THE vision is of an open processing centre, where asylum seekers live in cabins, are free to come and go as they please during daylight hours, and can speak to the media if and when they choose to do so.
But, two months after the first asylum seekers arrived on this tiny dot in the Pacific, the reality is very different to the expectation - and the build-up of frustration and despair among the 387 detainees is palpable.
After requests to visit the centre were politiely rejected by Australia's immigraton department, your correspondents hiked over the jagged remnants of phosphate mining that once made Nauruans (on a per capita basis) the world's richest people, to survey the compact tent city from above.
As soon as they saw us, scores of asylum seekers gathered at the perimeter fence, raised their arms as if manacled, and began chanting lines including "We want freedom", "Don't make us crazy", "We want justice" and "Don't kill refugees". Placards and banners delivered the same message, one of them a huge sketch depicting a dove in chains.
The surreal site included one asylum seekers perched on one of the tents that house up to 16 asylum seekers in his own one-man protest, and evidence that recent heavy rain has taken its toll, in the form of tarpaulins draped over tents.
Later came confirmation from Nauru's foreign minister, Dr Kieran Keke, that construction of the permanent accommodation is yet to even begin because a deal has not been struck with the hundreds of Nauruans who own around six portions of land that cover the site.
"We had wanted the construction to commence ages ago, weeks and months ago. It been extremely frustrating for us as the Nauru government that there has been this delay, which is largely on our side," an apologetic Dr Keke said.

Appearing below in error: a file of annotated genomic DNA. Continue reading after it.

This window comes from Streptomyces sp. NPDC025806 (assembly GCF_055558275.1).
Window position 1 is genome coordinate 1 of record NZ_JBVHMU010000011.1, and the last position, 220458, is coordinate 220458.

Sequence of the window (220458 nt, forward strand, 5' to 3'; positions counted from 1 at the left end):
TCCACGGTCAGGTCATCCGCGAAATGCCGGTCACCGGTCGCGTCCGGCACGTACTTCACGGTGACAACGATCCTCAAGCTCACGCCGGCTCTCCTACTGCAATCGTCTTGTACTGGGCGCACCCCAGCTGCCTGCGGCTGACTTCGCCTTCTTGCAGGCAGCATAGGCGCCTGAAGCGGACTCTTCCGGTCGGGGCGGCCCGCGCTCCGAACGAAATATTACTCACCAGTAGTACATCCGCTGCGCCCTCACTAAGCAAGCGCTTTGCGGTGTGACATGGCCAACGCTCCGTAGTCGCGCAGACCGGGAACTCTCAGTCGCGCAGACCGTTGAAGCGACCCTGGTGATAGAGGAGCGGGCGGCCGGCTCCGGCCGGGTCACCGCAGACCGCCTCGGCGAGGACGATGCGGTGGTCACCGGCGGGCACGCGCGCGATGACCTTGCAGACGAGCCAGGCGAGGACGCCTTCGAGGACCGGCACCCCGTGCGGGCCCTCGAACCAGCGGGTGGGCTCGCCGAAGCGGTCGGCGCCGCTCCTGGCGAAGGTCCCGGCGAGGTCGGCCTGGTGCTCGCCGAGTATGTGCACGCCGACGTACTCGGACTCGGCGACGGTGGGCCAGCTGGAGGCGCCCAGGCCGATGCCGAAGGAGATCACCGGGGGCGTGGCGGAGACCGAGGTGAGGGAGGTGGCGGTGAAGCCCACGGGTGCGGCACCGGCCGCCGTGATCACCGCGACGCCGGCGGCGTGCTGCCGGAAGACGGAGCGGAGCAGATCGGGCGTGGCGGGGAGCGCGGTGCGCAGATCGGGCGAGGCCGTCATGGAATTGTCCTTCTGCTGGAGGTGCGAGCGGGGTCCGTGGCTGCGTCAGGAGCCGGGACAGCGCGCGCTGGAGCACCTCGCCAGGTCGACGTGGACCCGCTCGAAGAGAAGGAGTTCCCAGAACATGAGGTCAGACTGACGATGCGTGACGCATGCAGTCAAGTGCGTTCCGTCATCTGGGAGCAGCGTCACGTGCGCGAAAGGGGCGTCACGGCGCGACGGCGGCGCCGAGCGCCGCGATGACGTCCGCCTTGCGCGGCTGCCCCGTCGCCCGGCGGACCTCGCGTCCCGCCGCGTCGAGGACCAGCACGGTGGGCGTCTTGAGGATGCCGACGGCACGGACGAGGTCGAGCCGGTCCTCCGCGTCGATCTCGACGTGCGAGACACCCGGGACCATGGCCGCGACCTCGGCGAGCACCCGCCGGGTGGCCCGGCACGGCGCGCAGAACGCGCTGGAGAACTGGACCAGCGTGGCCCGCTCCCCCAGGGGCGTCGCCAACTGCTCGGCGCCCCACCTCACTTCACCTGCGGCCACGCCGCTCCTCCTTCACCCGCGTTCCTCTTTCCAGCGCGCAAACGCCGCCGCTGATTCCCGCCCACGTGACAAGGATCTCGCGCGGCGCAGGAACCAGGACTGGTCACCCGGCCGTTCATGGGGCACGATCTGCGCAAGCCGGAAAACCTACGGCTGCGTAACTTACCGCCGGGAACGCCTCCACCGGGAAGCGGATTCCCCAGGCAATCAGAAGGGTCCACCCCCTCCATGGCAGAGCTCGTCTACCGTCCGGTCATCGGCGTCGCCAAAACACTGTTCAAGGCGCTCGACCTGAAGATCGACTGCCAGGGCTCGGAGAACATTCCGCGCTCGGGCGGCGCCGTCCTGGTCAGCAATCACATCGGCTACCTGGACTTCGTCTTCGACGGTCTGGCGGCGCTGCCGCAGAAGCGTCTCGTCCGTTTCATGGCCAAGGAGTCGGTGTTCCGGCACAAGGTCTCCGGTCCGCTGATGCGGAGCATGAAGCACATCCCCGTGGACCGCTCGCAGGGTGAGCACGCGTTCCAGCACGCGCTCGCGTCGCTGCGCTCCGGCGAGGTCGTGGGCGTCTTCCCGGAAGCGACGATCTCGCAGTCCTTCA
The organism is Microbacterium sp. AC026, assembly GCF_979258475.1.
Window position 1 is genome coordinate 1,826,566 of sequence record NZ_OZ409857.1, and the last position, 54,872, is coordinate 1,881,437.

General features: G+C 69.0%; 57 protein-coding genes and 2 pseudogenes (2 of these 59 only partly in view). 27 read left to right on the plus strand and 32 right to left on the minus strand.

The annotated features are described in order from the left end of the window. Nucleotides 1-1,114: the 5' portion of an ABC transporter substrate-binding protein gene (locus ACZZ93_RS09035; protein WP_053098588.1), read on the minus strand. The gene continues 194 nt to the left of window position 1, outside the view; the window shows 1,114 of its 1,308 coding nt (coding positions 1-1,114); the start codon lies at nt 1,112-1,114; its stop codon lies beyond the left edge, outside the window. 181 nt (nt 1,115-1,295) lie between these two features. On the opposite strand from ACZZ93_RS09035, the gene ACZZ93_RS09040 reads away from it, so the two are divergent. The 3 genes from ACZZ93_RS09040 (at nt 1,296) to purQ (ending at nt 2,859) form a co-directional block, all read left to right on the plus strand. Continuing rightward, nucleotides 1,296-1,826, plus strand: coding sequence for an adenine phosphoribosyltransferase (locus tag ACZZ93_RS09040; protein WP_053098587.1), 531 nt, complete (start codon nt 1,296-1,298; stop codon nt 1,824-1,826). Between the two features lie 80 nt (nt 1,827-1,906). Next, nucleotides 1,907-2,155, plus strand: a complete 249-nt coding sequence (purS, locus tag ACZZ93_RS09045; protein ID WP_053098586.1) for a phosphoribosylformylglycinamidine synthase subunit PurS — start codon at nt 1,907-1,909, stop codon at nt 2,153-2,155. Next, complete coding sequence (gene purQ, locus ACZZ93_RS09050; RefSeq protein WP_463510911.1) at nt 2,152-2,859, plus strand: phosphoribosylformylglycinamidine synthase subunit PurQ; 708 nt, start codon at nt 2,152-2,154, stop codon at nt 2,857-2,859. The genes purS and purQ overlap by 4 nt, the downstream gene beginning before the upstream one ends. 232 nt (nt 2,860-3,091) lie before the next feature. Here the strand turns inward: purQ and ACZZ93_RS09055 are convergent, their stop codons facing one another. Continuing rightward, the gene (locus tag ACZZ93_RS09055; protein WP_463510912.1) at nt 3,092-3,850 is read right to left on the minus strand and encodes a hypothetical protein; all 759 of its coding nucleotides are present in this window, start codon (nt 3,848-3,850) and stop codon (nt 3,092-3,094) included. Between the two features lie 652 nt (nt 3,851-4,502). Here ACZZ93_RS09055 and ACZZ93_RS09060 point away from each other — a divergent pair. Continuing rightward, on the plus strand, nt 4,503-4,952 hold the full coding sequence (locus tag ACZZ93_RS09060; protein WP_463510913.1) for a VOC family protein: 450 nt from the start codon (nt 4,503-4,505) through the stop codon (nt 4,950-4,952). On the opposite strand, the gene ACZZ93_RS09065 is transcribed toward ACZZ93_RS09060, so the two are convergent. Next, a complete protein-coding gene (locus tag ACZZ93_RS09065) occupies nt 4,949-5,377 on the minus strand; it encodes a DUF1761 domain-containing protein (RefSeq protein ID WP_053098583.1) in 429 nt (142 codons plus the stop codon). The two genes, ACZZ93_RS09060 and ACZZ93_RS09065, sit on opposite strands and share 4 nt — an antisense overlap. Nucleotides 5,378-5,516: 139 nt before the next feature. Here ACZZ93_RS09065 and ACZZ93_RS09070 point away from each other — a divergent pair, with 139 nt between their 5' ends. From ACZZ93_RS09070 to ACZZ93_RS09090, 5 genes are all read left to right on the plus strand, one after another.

"Our commitment has been to provide an environment that is as comfortable as can be provided (and) we recognise that the current environment is not that. We are keen to get the construction going as quickly as possible."
The minister also expressed surprise that the vision of an open centre is yet to be realised, saying he only discovered that the centre was indeed closed when he was briefed by a visiting Amnesty delegation yesterday. "I had the impression that we were already implementing the full open centre policy," he told reporters.
After three days of meeting with asylum seekers, service providers and others, the Amnesty team have been struck by the "serious disconnect" between the recommendations of the government's expert panel on asylum seeker policy and the reality on the island.
"The first thing the panel talked about was appropriate accommodation, and I think everybody acknowledges that the accommodation is not appropriate. The fact that people aren't getting out of that centre is something else that the expert panel didn't envisage," said Amnesty's Dr Graham Thom.
Dr Thom said it was clear that lease arrangements should have been sorted before asylum seekers were sent to Nauru, adding: "I think they (the Nauru government) would have liked to have had time to have those negotiations without the stress of 400 vulnerable people slowly going crazy."
The news for the asylum seekers was not encouraging on another front, with Dr Keke conceding it would be a matter of months before Nauru had either the human or physical resources to begin processing those who are living in tents.
The only plus was that they had been able to register their despair to a couple of complete strangers from Fairfax media, who emerged on the rocky moonscape high above the camp in the midday heat. Our wave of good-bye was greeted with a shouted "Thankyou".